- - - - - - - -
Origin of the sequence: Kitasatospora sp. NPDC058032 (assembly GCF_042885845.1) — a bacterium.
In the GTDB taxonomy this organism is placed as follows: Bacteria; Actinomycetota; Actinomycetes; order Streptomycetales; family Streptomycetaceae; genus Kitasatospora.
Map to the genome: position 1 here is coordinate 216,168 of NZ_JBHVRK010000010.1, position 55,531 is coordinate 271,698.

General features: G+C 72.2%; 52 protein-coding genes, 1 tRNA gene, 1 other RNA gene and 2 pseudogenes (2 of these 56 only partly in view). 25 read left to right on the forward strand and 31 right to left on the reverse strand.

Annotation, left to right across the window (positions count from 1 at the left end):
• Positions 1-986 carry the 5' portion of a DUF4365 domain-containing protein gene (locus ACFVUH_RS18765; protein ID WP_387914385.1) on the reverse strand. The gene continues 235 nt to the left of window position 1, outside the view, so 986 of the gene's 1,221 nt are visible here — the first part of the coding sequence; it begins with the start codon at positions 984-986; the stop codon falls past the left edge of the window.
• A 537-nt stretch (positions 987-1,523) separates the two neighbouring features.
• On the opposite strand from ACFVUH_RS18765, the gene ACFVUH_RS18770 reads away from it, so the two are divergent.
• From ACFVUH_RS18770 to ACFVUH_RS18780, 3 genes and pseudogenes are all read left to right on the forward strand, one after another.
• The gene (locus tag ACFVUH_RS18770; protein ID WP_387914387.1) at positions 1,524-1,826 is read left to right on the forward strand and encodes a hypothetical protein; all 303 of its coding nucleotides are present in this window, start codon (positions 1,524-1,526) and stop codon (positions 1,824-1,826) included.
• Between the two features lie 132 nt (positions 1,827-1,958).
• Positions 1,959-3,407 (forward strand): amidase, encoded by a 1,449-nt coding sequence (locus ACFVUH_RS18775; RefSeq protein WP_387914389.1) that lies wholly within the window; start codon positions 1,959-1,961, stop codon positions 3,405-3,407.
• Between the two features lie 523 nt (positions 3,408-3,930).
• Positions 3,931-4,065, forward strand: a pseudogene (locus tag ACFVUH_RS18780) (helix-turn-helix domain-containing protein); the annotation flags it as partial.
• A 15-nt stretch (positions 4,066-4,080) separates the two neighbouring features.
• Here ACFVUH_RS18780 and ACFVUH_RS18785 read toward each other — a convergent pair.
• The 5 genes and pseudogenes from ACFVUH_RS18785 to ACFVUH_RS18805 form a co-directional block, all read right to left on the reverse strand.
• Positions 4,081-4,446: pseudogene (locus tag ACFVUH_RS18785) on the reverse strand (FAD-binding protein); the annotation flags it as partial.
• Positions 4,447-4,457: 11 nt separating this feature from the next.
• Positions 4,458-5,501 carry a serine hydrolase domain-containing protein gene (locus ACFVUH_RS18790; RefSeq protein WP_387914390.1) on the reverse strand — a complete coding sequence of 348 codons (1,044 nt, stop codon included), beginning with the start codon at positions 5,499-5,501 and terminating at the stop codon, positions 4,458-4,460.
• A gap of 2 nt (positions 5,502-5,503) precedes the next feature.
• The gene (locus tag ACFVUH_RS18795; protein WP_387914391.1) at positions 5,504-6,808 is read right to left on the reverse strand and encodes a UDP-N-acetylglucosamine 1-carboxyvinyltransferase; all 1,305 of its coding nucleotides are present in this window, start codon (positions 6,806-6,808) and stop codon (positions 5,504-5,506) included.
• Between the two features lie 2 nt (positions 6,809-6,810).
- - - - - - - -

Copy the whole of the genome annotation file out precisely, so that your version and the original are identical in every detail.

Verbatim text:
Origin of the sequence: Kitasatospora sp. NPDC058032 (assembly GCF_042885845.1) — a bacterium.
In the GTDB taxonomy this organism is placed as follows: Bacteria; Actinomycetota; Actinomycetes; order Streptomycetales; family Streptomycetaceae; genus Kitasatospora.
Map to the genome: position 1 here is coordinate 216,168 of NZ_JBHVRK010000010.1, position 55,531 is coordinate 271,698.

General features: G+C 72.2%; 52 protein-coding genes, 1 tRNA gene, 1 other RNA gene and 2 pseudogenes (2 of these 56 only partly in view). 25 read left to right on the forward strand and 31 right to left on the reverse strand.

Annotation, left to right across the window (positions count from 1 at the left end):
• Positions 1-986 carry the 5' portion of a DUF4365 domain-containing protein gene (locus ACFVUH_RS18765; protein ID WP_387914385.1) on the reverse strand. The gene continues 235 nt to the left of window position 1, outside the view, so 986 of the gene's 1,221 nt are visible here — the first part of the coding sequence; it begins with the start codon at positions 984-986; the stop codon falls past the left edge of the window.
• A 537-nt stretch (positions 987-1,523) separates the two neighbouring features.
• On the opposite strand from ACFVUH_RS18765, the gene ACFVUH_RS18770 reads away from it, so the two are divergent.
• From ACFVUH_RS18770 to ACFVUH_RS18780, 3 genes and pseudogenes are all read left to right on the forward strand, one after another.
• The gene (locus tag ACFVUH_RS18770; protein ID WP_387914387.1) at positions 1,524-1,826 is read left to right on the forward strand and encodes a hypothetical protein; all 303 of its coding nucleotides are present in this window, start codon (positions 1,524-1,526) and stop codon (positions 1,824-1,826) included.
• Between the two features lie 132 nt (positions 1,827-1,958).
• Positions 1,959-3,407 (forward strand): amidase, encoded by a 1,449-nt coding sequence (locus ACFVUH_RS18775; RefSeq protein WP_387914389.1) that lies wholly within the window; start codon positions 1,959-1,961, stop codon positions 3,405-3,407.
• Between the two features lie 523 nt (positions 3,408-3,930).
• Positions 3,931-4,065, forward strand: a pseudogene (locus tag ACFVUH_RS18780) (helix-turn-helix domain-containing protein); the annotation flags it as partial.
• A 15-nt stretch (positions 4,066-4,080) separates the two neighbouring features.
• Here ACFVUH_RS18780 and ACFVUH_RS18785 read toward each other — a convergent pair.
• The 5 genes and pseudogenes from ACFVUH_RS18785 to ACFVUH_RS18805 form a co-directional block, all read right to left on the reverse strand.
• Positions 4,081-4,446: pseudogene (locus tag ACFVUH_RS18785) on the reverse strand (FAD-binding protein); the annotation flags it as partial.
• Positions 4,447-4,457: 11 nt separating this feature from the next.
• Positions 4,458-5,501 carry a serine hydrolase domain-containing protein gene (locus ACFVUH_RS18790; RefSeq protein WP_387914390.1) on the reverse strand — a complete coding sequence of 348 codons (1,044 nt, stop codon included), beginning with the start codon at positions 5,499-5,501 and terminating at the stop codon, positions 4,458-4,460.
• A gap of 2 nt (positions 5,502-5,503) precedes the next feature.
• The gene (locus tag ACFVUH_RS18795; protein WP_387914391.1) at positions 5,504-6,808 is read right to left on the reverse strand and encodes a UDP-N-acetylglucosamine 1-carboxyvinyltransferase; all 1,305 of its coding nucleotides are present in this window, start codon (positions 6,806-6,808) and stop codon (positions 5,504-5,506) included.
• Between the two features lie 2 nt (positions 6,809-6,810).